By Luo Xi
The US-ROK summit concluded in late May revealed that the US-ROK missile guidelines would be terminated, and restrictions on the range and load capacity of missiles developed independently by the ROK will be lifted, which gives the ROK the so-called "missile autonomy". Behind this move are the geopolitical considerations of the two sides regarding the current security situation in East Asia.
The first US-ROK missile guidelines signed in 1979 set up a "ceiling" for the ROK's self-developed ballistic missiles and stipulates that the missile's range should not exceed 180 kilometers. Since then, the guidelines have been revised many times. The range of the ROK’s missiles has been relaxed, and the restrictions on warhead weight have been removed.
For the US, there are strategic considerations behind the termination of the missile guidelines. On the one hand, it aims to increase the bargaining power for the resumption of negotiations on the DPRK nuclear talks. From the perspective of the US, the DPRK has both strategic and tactical levels of all-round nuclear strike capabilities. At this moment, the US chose to cancel the limit of the ROK’s missile development capability and promptly promote the development and test launch of the ROK’s medium- and long-range ballistic missiles and cruise missiles, in a bid to reduce its pressure and costs, and use the ROK's power to achieve its strategic interests on the Korean Peninsula.
On the other hand, the US aims to narrow the distance between itself and the ROK to build a strong Indo-Pacific strategic capability system. Currently, the Biden administration has launched the Pacific Deterrence Initiative (PDI), and the ROK has become an important target worth winning over. In recent years, the US has been committed to building a missile defense system in Northeast Asia and now has the capability to defend against medium- and short-range ballistic missiles. "Authorizing" the ROK to develop ballistic missiles and cruise missiles with longer ranges will further strengthen the ROK's strategic offensive and defensive force system.
At the same time, removing the "limit" for and restoring the "autonomy" of missile development can also help the ROK accelerate the process of military modernization based on strategic strike capabilities and enhance its independence of national defense construction.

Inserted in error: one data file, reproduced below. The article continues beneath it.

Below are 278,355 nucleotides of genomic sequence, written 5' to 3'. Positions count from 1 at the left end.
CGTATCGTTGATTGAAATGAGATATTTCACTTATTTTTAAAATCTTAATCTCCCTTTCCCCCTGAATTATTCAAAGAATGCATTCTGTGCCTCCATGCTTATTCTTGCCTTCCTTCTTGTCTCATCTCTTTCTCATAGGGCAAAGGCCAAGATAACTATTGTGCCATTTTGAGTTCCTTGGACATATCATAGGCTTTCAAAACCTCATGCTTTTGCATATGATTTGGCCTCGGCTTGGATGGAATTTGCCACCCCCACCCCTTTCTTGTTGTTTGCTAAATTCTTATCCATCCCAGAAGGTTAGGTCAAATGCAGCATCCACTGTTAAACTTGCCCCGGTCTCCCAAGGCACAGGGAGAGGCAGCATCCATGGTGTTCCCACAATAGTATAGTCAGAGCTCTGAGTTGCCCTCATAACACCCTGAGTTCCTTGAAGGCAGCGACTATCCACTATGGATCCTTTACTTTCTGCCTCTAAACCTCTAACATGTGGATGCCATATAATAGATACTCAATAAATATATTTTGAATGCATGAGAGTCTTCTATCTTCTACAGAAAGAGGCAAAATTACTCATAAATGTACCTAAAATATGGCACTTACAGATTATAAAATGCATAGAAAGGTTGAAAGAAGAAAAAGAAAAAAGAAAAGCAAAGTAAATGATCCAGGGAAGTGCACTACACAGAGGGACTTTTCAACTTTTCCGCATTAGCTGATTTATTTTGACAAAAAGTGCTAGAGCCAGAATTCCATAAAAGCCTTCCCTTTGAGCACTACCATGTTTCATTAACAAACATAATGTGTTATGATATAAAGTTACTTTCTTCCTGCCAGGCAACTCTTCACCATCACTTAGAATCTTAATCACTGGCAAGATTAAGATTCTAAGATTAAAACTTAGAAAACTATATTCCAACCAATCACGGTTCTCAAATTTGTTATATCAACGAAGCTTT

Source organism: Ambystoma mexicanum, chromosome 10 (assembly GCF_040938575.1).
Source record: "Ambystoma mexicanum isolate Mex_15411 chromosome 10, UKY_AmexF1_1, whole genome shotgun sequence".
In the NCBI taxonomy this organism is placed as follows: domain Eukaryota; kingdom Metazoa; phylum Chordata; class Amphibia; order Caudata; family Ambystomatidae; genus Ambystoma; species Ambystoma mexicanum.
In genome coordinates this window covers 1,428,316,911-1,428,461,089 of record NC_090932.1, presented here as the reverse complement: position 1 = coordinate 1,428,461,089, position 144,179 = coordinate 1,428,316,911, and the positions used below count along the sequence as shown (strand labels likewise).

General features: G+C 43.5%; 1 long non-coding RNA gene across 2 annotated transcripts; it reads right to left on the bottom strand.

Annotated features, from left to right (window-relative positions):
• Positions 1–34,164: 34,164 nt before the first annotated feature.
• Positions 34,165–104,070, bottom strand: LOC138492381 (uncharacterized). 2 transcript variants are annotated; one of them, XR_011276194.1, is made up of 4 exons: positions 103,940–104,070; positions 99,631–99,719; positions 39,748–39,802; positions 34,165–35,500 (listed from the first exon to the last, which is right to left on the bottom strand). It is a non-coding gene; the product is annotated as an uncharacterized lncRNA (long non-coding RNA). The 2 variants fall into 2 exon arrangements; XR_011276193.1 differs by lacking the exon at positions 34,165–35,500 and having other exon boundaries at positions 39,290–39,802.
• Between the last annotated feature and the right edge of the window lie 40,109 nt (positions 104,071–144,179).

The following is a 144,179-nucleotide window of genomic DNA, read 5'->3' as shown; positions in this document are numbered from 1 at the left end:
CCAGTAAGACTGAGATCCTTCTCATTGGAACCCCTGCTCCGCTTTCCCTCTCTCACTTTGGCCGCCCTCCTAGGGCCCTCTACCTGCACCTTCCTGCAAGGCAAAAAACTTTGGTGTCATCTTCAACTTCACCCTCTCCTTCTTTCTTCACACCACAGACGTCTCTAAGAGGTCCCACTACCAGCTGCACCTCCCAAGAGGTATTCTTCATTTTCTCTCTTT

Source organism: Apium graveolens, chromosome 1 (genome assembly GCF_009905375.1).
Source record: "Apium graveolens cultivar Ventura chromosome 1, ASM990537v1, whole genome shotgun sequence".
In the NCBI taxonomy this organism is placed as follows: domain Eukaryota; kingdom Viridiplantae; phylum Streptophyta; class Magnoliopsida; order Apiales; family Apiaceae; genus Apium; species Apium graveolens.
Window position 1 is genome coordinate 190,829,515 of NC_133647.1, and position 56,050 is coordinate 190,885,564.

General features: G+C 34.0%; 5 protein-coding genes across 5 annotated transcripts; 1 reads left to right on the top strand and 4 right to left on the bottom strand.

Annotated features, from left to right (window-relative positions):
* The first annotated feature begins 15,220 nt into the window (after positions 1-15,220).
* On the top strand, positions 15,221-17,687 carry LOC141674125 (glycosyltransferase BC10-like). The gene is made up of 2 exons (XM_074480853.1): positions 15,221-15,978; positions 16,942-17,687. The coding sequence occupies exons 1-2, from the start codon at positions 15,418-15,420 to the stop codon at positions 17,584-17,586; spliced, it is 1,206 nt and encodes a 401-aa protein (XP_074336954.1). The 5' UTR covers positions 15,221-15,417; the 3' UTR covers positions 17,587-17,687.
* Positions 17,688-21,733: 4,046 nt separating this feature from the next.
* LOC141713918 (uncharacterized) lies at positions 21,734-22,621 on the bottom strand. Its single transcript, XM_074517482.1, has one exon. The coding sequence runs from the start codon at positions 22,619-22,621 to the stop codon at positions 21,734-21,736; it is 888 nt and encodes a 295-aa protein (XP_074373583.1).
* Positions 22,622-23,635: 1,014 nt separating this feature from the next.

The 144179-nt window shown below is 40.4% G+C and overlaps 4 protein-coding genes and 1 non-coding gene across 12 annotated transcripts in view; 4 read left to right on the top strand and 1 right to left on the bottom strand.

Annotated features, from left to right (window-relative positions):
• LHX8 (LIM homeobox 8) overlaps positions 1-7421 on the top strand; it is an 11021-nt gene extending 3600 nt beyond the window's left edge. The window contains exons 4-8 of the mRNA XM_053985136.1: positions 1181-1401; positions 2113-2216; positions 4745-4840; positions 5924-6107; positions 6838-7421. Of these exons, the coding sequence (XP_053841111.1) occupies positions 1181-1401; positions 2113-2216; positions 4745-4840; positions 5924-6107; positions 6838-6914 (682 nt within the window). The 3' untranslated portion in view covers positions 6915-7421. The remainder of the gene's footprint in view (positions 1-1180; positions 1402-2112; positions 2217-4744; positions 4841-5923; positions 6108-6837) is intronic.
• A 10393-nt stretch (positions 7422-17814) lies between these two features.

The ROK tested the Hyunmoo-4 new ballistic missile with a range of 800 kilometers and a payload of 2,000 kilograms in August 2020. In addition, the Hyunmoo series cruise missiles have a maximum range of 1,500 kilometers, indicating that the ROK has possessed medium- and short-range offensive campaign tactical strike capabilities. In recent years, the ROK has been committed to pursuing strategic strike capabilities represented by new-type ballistic missiles and hypersonic missiles with longer range, more diverse warheads, and higher precision. A few days ago, there were reports that the ROK military was discussing plans for launching carrier rockets in the air and in the open sea.
We need to stay vigilant because this move will have a profound impact on the regional security situation. The relaxation of the ROK’s missile development is likely to stimulate the DPRK to develop missiles and other weaponry in an accelerated manner. Japan may also make similar demands. A new arms race may emerge in Northeast Asia. All these will bring more uncertainty to the ROK's security situation. For the ROK, the "unbinding" looks like a sweet "carrot", but it is actually a "poisonous apple" that harms its interests.
The Biden administration has repeatedly proposed to lower the strategic position of nuclear weapons and return to the "nuclear-free world" since taking office. However, the US lifting the "ceiling" of the ROK's missile capabilities essentially continues Donald Trump's zero-sum thinking of "peace through strength". This will further complicate the peninsula nuclear issue and the regional situation is likely to become more turbulent and bring more uncertainties to the international arms control and non-proliferation process.
(The author is from the War Research Institute of the PLA Academy of Military Science.)